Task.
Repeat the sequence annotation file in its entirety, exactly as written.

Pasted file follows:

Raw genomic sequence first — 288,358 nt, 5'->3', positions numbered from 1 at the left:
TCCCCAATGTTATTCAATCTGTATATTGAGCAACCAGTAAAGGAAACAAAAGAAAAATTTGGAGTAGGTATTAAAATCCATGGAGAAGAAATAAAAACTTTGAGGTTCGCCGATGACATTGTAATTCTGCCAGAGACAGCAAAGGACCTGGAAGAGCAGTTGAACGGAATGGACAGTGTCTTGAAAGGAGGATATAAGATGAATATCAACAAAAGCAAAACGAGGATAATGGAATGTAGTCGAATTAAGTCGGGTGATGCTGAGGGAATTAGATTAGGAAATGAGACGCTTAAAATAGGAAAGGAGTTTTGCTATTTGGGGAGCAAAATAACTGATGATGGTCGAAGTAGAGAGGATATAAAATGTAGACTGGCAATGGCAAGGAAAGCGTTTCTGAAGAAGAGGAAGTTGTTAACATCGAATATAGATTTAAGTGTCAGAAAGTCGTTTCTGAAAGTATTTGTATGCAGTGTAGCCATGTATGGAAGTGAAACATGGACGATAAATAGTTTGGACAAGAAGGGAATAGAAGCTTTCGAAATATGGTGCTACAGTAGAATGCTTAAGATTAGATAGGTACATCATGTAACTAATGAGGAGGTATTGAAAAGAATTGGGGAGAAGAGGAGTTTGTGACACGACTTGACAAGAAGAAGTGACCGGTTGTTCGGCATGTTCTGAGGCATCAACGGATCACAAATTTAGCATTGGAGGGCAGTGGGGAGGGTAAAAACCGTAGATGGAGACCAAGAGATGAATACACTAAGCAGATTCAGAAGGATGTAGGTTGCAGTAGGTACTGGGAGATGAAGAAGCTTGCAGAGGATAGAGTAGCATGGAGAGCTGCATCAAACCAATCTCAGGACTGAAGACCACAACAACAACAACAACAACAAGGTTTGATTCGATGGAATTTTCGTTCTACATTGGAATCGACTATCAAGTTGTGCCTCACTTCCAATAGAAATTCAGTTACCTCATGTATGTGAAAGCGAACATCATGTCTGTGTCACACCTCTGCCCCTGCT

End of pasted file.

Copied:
Raw genomic sequence first — 288,358 nt, 5'->3', positions numbered from 1 at the left:
TCCCCAATGTTATTCAATCTGTATATTGAGCAACCAGTAAAGGAAACAAAAGAAAAATTTGGAGTAGGTATTAAAATCCATGGAGAAGAAATAAAAACTTTGAGGTTCGCCGATGACATTGTAATTCTGCCAGAGACAGCAAAGGACCTGGAAGAGCAGTTGAACGGAATGGACAGTGTCTTGAAAGGAGGATATAAGATGAATATCAACAAAAGCAAAACGAGGATAATGGAATGTAGTCGAATTAAGTCGGGTGATGCTGAGGGAATTAGATTAGGAAATGAGACGCTTAAAATAGGAAAGGAGTTTTGCTATTTGGGGAGCAAAATAACTGATGATGGTCGAAGTAGAGAGGATATAAAATGTAGACTGGCAATGGCAAGGAAAGCGTTTCTGAAGAAGAGGAAGTTGTTAACATCGAATATAGATTTAAGTGTCAGAAAGTCGTTTCTGAAAGTATTTGTATGCAGTGTAGCCATGTATGGAAGTGAAACATGGACGATAAATAGTTTGGACAAGAAGGGAATAGAAGCTTTCGAAATATGGTGCTACAGTAGAATGCTTAAGATTAGATAGGTACATCATGTAACTAATGAGGAGGTATTGAAAAGAATTGGGGAGAAGAGGAGTTTGTGACACGACTTGACAAGAAGAAGTGACCGGTTGTTCGGCATGTTCTGAGGCATCAACGGATCACAAATTTAGCATTGGAGGGCAGTGGGGAGGGTAAAAACCGTAGATGGAGACCAAGAGATGAATACACTAAGCAGATTCAGAAGGATGTAGGTTGCAGTAGGTACTGGGAGATGAAGAAGCTTGCAGAGGATAGAGTAGCATGGAGAGCTGCATCAAACCAATCTCAGGACTGAAGACCACAACAACAACAACAACAACAAGGTTTGATTCGATGGAATTTTCGTTCTACATTGGAATCGACTATCAAGTTGTGCCTCACTTCCAATAGAAATTCAGTTACCTCATGTATGTGAAAGCGAACATCATGTCTGTGTCACACCTCTGCCCCTGCT